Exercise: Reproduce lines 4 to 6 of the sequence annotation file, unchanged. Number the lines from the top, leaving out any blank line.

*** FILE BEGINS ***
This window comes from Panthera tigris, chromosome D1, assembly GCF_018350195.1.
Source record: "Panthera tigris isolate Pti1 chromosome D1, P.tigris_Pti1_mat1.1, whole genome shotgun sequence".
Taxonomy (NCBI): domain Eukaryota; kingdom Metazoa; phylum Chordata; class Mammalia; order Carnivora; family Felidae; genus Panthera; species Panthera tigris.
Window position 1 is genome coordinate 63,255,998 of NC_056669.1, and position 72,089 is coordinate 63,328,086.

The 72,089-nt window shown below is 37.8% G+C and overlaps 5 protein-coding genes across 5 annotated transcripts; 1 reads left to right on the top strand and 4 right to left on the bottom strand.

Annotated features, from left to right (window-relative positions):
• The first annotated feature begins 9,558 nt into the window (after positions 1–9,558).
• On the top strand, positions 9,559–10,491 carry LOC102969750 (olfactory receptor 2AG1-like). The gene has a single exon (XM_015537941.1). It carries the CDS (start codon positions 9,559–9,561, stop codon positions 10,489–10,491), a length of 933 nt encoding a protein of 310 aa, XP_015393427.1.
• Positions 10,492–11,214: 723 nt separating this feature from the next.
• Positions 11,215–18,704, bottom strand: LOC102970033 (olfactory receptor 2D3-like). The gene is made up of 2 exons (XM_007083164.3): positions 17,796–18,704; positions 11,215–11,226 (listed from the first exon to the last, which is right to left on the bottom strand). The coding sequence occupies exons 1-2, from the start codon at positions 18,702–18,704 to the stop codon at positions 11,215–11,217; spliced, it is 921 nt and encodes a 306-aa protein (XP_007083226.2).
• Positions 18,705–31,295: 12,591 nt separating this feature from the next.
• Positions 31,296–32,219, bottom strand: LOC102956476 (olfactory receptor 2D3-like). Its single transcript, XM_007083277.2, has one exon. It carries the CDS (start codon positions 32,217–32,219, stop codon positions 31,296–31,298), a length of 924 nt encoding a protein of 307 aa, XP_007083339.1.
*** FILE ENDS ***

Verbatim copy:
Window position 1 is genome coordinate 63,255,998 of NC_056669.1, and position 72,089 is coordinate 63,328,086.

The 72,089-nt window shown below is 37.8% G+C and overlaps 5 protein-coding genes across 5 annotated transcripts; 1 reads left to right on the top strand and 4 right to left on the bottom strand.

Annotated features, from left to right (window-relative positions):